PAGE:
"Lasting a month, Rouse’s rights offering never reached the $15 level but instead of the embarrassment of a failed deal—less than 15 percent of Rouse’s non-Brookfield shareholders participated in the offering—Rouse got its money. That’s because Brookfield “backstopped” (or guaranteed) the completion of the deal—for a $6 million fee. After the deal was done in March 2012, Brookfield owned an additional 11.35 million shares, taking its stake in Rouse from 37 percent to 54 percent, giving it effective control over the company. Of note, Brookfield was able to do this without paying a control premium to Rouse’s investors.
Shortly after the rights offering was closed, Brookfield and Rouse engaged in a series of transactions that seem to show how Brookfield obtained a large block of Rouse shares by spending only $13.7 million."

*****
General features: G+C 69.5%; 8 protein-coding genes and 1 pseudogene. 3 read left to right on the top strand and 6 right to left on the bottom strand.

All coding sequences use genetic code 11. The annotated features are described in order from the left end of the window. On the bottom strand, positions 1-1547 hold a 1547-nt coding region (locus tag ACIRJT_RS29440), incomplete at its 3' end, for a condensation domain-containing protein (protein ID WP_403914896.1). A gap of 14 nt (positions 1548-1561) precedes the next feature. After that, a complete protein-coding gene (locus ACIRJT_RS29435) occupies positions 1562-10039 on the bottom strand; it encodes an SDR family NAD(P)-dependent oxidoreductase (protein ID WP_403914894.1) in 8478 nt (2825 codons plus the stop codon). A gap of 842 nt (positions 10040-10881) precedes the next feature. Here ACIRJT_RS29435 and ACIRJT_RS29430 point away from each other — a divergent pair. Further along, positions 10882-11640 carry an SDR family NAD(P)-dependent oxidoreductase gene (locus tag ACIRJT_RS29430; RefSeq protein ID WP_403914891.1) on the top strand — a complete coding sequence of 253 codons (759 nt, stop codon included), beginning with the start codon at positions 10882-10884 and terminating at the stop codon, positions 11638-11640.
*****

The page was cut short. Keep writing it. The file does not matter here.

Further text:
See also: http://sirf-online.org/
(No comment on the actions of Rouse.)
Well, where have we experienced this before?
Stelco, Ainsworth Lumber, The Atlantis Resort, Fraser Paper . . .
Vampire Squid Species?
Read Matt Tiabbi's Rolling Stone article in which he describes Goldman Sach's as “great vampire squid wrapped around the face of humanity, relentlessly jamming its blood funnel into anything that smells like money.”
What do you think? Is Brookfield the Canadian vampire squid cousin of Goldman Sach's?